Azure IOT Services

Source: Enabling Manufacturing Transformation in a Connected World John Shewchuk Technical Fellow DX, Microsoft

  • Enabling condition monitoring processes that provide manufacturers with the scale to manage Overall Equipment Effectiveness (OEE) at the plant level increasing OEE performance from 65% to 85%. An automotive OEM partnered with Tata Consultancy Services to improve their production processes that had seen Overall Equipment Effectiveness (OEE) of the press line reach a low of 65 percent, with the breakdown time ranging from 17-20 percent.  By integrating sensor data on 15 operating parameters (such as oil pressure, oil temperature, oil viscosity, oil leakage, and air pressure) collected from the equipment every 15 seconds for 12 months. The components of the solution are shown

OEE Graphic

Source: Using Big Data for Machine Learning Analytics in Manufacturing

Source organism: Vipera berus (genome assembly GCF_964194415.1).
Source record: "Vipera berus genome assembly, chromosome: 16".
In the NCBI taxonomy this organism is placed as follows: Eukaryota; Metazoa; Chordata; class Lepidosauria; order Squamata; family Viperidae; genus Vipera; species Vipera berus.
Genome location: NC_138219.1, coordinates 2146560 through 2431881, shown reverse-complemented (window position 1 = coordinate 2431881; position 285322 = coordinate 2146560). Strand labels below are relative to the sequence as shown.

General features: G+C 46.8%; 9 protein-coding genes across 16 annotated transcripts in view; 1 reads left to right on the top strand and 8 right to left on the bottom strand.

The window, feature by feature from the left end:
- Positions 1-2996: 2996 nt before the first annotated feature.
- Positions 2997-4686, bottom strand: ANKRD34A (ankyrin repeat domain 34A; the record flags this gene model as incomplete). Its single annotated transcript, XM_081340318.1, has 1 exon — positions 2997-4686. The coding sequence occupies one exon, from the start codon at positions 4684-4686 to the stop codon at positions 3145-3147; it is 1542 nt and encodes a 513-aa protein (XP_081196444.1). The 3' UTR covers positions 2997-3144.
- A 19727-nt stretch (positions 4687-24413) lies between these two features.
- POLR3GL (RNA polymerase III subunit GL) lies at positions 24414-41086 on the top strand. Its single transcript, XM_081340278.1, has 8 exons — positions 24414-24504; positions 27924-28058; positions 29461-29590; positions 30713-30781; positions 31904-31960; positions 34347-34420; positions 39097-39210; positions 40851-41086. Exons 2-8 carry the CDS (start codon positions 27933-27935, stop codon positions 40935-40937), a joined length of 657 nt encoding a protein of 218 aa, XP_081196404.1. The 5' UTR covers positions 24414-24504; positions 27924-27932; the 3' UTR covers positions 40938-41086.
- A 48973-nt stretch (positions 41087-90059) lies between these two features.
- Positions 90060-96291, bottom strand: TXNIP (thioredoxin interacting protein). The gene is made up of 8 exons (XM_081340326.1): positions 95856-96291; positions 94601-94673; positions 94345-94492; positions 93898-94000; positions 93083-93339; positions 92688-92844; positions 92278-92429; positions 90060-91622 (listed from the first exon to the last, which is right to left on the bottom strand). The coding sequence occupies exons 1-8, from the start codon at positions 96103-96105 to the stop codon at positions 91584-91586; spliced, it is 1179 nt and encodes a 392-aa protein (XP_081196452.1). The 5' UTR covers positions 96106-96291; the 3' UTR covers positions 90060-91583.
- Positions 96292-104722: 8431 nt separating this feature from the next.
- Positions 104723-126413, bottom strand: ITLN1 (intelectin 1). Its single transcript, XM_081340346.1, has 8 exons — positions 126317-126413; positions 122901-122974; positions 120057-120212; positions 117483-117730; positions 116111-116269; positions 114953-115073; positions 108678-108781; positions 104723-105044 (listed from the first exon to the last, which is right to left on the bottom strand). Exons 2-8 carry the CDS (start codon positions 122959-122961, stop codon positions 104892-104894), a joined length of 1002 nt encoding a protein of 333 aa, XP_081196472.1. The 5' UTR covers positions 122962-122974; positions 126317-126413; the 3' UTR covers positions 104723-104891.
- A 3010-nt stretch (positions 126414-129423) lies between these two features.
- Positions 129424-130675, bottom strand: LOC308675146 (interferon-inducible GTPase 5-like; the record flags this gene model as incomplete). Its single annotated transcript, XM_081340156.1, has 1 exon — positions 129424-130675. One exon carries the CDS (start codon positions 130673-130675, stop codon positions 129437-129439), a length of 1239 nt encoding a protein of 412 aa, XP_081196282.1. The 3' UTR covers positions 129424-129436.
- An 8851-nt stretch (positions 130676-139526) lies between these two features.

• Machine learning is revolutionizing relationship intelligence and Salesforce is quickly emerging as the leader. The series of acquisitions Salesforce is making positions them to be the global leader in machine learning and artificial intelligence (AI). The following table from the Cowen and Company research note, Salesforce: Initiating At Outperform; Growth Engine Is Well Greased published June 23, 2016, summarizes Salesforce’s series of machine learning and AI acquisitions, followed by an analysis of new product releases and estimated revenue contributions. Salesforce’s recent acquisition of e-commerce provider Demandware for $2.8B is analyzed by Alex Konrad is his recent post,     Salesforce Will Acquire Demandware For $2.8 Billion In Move Into Digital Commerce. Cowen & Company predicts Commerce Cloud will contribute $325M in revenue by FY18, with Demandware sales being a significant contributor.